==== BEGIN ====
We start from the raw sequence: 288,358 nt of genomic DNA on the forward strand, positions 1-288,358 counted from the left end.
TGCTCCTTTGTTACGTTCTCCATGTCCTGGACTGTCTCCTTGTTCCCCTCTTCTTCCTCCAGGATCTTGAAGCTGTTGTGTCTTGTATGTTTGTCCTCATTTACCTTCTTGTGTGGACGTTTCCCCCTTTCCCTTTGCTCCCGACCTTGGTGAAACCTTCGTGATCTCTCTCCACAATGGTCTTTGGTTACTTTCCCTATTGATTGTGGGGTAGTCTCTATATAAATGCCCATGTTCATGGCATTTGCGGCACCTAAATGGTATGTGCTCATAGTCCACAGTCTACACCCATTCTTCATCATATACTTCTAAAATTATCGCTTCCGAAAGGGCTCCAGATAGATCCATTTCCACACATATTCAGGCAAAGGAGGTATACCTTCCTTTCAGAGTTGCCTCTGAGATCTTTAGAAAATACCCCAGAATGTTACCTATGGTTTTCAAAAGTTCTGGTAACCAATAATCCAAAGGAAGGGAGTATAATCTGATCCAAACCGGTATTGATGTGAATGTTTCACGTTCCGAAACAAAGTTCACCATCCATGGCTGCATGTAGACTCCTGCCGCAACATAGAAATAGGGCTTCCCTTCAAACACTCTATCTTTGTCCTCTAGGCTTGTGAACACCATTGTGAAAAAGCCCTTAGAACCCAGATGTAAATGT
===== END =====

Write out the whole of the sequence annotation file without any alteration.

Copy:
We start from the raw sequence: 288,358 nt of genomic DNA on the forward strand, positions 1-288,358 counted from the left end.
TGCTCCTTTGTTACGTTCTCCATGTCCTGGACTGTCTCCTTGTTCCCCTCTTCTTCCTCCAGGATCTTGAAGCTGTTGTGTCTTGTATGTTTGTCCTCATTTACCTTCTTGTGTGGACGTTTCCCCCTTTCCCTTTGCTCCCGACCTTGGTGAAACCTTCGTGATCTCTCTCCACAATGGTCTTTGGTTACTTTCCCTATTGATTGTGGGGTAGTCTCTATATAAATGCCCATGTTCATGGCATTTGCGGCACCTAAATGGTATGTGCTCATAGTCCACAGTCTACACCCATTCTTCATCATATACTTCTAAAATTATCGCTTCCGAAAGGGCTCCAGATAGATCCATTTCCACACATATTCAGGCAAAGGAGGTATACCTTCCTTTCAGAGTTGCCTCTGAGATCTTTAGAAAATACCCCAGAATGTTACCTATGGTTTTCAAAAGTTCTGGTAACCAATAATCCAAAGGAAGGGAGTATAATCTGATCCAAACCGGTATTGATGTGAATGTTTCACGTTCCGAAACAAAGTTCACCATCCATGGCTGCATGTAGACTCCTGCCGCAACATAGAAATAGGGCTTCCCTTCAAACACTCTATCTTTGTCCTCTAGGCTTGTGAACACCATTGTGAAAAAGCCCTTAGAACCCAGATGTAAATGT